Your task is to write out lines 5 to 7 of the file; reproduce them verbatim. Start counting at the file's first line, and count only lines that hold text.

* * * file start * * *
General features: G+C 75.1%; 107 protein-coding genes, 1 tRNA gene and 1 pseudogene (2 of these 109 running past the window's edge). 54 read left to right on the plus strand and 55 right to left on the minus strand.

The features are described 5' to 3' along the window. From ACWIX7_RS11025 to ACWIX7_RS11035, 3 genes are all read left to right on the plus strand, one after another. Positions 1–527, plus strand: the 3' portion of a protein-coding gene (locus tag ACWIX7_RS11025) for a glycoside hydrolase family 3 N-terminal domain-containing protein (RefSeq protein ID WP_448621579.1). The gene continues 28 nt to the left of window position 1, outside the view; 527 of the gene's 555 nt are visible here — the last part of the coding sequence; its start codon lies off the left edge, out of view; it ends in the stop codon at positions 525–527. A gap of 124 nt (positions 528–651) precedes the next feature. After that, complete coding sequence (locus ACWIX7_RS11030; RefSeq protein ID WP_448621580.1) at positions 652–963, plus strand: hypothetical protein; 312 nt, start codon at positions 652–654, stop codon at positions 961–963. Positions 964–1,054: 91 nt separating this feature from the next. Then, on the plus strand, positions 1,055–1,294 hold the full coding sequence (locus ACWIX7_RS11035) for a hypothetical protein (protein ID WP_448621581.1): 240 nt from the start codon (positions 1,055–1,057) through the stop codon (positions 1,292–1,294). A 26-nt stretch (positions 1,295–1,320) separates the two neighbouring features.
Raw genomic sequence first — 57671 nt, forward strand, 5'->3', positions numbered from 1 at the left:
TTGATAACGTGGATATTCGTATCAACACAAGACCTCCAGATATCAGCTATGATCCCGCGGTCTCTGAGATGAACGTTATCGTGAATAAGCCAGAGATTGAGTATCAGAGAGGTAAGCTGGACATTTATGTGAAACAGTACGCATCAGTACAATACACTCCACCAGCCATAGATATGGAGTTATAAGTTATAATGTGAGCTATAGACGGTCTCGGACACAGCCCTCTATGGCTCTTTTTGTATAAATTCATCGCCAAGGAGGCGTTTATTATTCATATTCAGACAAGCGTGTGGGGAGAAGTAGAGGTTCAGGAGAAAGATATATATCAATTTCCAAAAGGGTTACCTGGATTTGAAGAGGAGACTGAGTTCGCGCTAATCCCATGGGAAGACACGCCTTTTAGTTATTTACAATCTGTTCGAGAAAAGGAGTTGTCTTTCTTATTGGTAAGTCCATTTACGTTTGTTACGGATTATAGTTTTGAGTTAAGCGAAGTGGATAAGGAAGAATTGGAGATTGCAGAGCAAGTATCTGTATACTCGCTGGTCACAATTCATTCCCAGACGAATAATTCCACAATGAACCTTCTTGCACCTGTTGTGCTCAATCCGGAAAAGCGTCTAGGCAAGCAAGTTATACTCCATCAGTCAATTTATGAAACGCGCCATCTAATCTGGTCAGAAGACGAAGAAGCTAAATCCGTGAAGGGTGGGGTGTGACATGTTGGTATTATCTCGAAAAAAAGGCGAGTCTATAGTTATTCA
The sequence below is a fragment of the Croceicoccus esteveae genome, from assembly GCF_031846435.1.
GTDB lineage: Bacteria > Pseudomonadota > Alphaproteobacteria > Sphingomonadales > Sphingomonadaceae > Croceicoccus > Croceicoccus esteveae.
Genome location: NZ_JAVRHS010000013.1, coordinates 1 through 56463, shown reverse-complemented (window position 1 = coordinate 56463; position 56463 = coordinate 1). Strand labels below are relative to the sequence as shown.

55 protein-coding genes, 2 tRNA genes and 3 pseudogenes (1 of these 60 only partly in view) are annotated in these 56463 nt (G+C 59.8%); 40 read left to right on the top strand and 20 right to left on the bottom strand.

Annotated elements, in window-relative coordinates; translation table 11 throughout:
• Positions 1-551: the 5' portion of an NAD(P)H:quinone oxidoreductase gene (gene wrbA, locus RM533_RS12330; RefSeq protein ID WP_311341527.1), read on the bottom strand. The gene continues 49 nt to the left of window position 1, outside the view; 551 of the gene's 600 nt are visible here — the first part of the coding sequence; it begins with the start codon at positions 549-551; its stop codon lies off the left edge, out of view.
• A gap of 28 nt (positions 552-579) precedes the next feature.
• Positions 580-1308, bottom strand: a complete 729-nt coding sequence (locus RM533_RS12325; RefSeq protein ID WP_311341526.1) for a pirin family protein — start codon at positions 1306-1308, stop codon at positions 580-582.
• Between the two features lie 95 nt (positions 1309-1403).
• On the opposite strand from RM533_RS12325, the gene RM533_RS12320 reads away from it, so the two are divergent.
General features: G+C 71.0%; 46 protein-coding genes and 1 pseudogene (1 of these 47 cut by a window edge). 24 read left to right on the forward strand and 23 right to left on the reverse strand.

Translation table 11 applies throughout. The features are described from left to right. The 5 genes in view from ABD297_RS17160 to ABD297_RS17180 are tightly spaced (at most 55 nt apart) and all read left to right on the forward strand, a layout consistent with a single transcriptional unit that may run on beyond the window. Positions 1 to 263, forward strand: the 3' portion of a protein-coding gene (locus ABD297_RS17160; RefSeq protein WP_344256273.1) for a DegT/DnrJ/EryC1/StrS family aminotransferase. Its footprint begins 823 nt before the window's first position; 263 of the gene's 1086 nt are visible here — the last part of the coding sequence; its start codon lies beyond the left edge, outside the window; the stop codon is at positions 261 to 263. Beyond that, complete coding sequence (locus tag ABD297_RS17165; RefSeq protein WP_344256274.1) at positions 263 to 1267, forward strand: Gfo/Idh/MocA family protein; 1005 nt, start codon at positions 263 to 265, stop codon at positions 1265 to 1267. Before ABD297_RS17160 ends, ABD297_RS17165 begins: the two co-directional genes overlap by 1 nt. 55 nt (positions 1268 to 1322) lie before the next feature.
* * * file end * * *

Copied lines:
The sequence below is a fragment of the Croceicoccus esteveae genome, from assembly GCF_031846435.1.
GTDB lineage: Bacteria > Pseudomonadota > Alphaproteobacteria > Sphingomonadales > Sphingomonadaceae > Croceicoccus > Croceicoccus esteveae.
Genome location: NZ_JAVRHS010000013.1, coordinates 1 through 56463, shown reverse-complemented (window position 1 = coordinate 56463; position 56463 = coordinate 1). Strand labels below are relative to the sequence as shown.